Katherine Pettibone was trapped under a boat in the ocean between Australia and New Zealand when she decided she needed to find a career on land. The professional yacht racer's boat had tipped after hitting a particularly treacherous wave.
"I thought wow, what's my tombstone going to say?" Pettibone said. "And then I thought, I don't want it to just say, 'She knew how to make a boat go fast.' "
Pettibone survived that incident in 2000 and continued racing sailboats around the world while she applied to law school. Three years later, the Michigan native arrived in Sacramento, lured by a program at the McGeorge School of Law that focuses on international water law.
Now Pettibone navigates the rough waters of Capitol politics as a lobbyist for the Civil Justice Association of California, a group that fights against trial lawyers by trying to limit legal liability.
But she hasn't given up on sailing. This week Pettibone was in Miami, where she competed for a spot in the 2012 Olympics. She was on one of eight three-person teams vying to represent the United States in the women's match racing event. Pettibone's team finished fifth on Friday afternoon, just missing the cutoff for moving on to the finals in May.
It's Pettibone's first time at the Olympic trials, but comes after many adventures as a competitive sailor. Pettibone, 39, has raced in three America's Cups and two around-the-world campaigns. On one of them, in 1998, her team's boat lost its mast near the southern tip of South America, an experience Pettibone described then to the New York Times as "similar to trying to steer an egg riding in a washing machine."
Pettibone has sailed with the king of Spain and the king and queen of Sweden. In 1995 at age 21 she took a year off from college at the University of Miami to join the first all-female boat to race in the America's Cup.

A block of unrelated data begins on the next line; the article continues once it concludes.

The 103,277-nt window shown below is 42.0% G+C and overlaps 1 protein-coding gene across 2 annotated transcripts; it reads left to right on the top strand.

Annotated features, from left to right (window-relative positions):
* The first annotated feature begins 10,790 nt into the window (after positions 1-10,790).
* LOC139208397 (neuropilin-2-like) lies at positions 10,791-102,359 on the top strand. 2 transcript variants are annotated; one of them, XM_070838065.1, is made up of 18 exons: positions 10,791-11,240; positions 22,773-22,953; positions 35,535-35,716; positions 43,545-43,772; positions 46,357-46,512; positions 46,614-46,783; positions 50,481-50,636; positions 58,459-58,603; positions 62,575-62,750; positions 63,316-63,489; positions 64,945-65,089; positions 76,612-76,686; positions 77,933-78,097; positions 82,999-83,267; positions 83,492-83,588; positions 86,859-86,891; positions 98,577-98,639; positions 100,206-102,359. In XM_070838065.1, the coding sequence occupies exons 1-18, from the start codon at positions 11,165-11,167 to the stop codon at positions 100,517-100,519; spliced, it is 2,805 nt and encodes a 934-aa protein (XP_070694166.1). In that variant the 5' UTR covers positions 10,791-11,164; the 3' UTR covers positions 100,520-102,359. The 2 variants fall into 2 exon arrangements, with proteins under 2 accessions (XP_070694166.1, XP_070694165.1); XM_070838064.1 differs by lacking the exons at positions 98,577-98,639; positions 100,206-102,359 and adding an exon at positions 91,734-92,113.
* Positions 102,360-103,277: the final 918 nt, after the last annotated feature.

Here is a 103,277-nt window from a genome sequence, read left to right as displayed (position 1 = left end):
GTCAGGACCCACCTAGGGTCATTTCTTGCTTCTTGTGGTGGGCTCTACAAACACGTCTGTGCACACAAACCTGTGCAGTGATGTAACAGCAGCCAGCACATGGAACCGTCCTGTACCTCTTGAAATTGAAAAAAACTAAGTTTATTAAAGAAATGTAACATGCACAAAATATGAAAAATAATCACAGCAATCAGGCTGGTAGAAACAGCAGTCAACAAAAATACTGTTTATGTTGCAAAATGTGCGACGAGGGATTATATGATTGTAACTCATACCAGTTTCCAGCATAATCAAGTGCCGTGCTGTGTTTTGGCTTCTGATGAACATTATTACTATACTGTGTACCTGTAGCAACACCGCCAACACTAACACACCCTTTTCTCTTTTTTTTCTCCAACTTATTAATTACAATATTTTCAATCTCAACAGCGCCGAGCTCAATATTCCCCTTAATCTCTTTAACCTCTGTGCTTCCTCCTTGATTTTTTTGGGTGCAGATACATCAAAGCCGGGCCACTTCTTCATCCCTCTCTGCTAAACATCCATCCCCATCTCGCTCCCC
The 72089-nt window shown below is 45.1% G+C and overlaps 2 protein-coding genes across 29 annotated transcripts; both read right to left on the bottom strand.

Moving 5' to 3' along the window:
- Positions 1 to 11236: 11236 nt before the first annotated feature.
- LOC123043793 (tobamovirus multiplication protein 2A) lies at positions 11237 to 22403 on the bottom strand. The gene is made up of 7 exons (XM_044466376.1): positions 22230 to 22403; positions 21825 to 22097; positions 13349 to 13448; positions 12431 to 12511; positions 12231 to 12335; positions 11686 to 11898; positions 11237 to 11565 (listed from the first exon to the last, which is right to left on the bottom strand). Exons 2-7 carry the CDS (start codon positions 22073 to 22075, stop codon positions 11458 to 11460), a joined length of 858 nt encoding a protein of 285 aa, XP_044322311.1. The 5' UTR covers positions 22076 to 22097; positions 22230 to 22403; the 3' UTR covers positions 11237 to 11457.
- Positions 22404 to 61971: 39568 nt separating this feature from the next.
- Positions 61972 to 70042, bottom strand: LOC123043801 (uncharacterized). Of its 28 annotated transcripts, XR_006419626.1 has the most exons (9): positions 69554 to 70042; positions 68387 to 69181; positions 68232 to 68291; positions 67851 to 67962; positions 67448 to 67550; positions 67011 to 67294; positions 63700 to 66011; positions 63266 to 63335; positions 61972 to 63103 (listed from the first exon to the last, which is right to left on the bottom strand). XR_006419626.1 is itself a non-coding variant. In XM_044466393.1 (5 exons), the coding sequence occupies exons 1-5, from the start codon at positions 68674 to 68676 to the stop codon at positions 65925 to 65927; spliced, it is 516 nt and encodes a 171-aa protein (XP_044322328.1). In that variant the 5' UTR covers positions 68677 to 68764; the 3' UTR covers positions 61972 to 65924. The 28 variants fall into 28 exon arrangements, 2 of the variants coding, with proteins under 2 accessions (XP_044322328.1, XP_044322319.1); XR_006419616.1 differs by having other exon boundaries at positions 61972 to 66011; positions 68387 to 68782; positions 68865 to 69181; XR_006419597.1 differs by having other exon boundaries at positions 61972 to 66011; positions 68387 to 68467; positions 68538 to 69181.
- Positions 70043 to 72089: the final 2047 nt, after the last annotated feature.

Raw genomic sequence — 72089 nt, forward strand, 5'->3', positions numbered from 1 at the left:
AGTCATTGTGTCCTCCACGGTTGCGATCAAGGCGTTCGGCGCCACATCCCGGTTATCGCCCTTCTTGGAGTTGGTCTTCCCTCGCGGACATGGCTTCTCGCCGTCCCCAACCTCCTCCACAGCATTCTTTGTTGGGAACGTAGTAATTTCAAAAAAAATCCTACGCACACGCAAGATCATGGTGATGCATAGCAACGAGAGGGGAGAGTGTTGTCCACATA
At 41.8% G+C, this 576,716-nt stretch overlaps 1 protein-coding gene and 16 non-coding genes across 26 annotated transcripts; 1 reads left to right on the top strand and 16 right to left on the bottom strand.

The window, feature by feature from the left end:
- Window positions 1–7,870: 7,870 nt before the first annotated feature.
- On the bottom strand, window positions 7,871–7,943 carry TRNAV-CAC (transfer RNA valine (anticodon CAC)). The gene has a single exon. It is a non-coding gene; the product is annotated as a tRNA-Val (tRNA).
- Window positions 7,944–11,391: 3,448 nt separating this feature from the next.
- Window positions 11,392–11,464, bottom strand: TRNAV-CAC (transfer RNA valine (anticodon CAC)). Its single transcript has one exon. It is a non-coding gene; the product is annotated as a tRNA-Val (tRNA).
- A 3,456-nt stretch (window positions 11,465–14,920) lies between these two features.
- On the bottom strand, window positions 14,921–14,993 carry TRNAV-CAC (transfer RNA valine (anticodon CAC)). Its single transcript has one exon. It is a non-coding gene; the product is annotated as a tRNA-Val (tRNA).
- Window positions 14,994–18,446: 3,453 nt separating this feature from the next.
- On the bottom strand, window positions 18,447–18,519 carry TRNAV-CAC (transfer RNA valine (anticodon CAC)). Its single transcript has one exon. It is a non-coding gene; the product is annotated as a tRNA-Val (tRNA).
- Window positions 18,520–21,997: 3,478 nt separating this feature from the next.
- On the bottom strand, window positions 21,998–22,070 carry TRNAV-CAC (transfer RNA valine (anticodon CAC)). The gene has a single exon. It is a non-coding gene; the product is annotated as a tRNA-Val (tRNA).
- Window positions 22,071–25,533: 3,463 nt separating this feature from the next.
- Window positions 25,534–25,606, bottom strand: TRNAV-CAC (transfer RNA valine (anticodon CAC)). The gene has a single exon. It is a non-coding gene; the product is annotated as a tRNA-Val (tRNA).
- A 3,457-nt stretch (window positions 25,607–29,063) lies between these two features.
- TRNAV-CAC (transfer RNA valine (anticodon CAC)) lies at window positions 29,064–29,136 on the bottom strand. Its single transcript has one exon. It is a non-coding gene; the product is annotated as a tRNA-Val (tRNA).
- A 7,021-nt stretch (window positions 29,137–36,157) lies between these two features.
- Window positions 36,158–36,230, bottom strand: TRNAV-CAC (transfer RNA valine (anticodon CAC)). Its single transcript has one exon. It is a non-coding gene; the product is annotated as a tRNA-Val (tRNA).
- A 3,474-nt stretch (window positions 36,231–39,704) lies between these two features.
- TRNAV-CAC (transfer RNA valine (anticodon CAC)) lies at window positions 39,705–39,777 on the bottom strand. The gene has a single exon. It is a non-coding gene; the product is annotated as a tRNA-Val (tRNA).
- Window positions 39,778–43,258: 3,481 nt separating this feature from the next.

"She was new and young and was very, very good," said Dawn Riley, the captain of that team.
When Riley became captain of another America's Cup team a few years later, Pettibone was one of her first hires.
"I knew she'd be an excellent team player," Riley said. "(She has) good logic in terms of making decisions about the rest of the team, and I knew she was an excellent trimmer."
That's the person on a boat who adjusts the sails, a position Riley described as the "gas pedal" that powers the boat.
Pettibone completed her third America's Cup in 2007, for which she trained while going to law school at McGeorge. Professor Stephen McCaffrey praised Pettibone's ability to keep up both her studies and her sailing.
"Law school is very demanding and she was able to integrate both of those activities and be very successful at both," he said.
"Here is someone who is a first-class athlete as well as a first-class lawyer."
Pettibone grew up in a family that enjoyed sailing on the Great Lakes. As a teenager, she said, she rebelled against her parents by playing soccer instead of racing boats. But Pettibone said she soon grew bored with soccer because she had to play with girls.
"When I played with girls they were like, 'You're too rough, you're too mean,' " she said. "I was like, I'm done."
Pettibone returned to sailing, where many crews and competitions are co-ed. She later became an advocate for women in sports.
Her feisty spirit comes through as a lobbyist, said Pettibone's boss, Kim Stone. The president of the Civil Justice Association of California said Pettibone is a hard worker who is "able to explain complicated or technical legal arguments in a way that non-lawyers can understand."
Pettibone joined CJAC last year. Stone said she has done a remarkable job during her first legislative session as a lobbyist.
"We opposed 41 bills and she killed 40 of them," Stone said. "So she was a defensive powerhouse and really stellar in her first full year of lobbying."
Pettibone said she's applied many lessons learned racing boats to her budding career as a lobbyist. In both cases, she said, building a good team is essential. And in both cases, you can't quit until the job is done.
"There's a lot of work as a lobbyist and you have to be attentive to the system. There are times you screw up (like) something changed and I didn't catch it," Pettibone said.
"And that's just like I wiped the boat out in the ocean got to get her back up and keep sailing. You do make mistakes and you do wipe your boat out, and you have to keep going."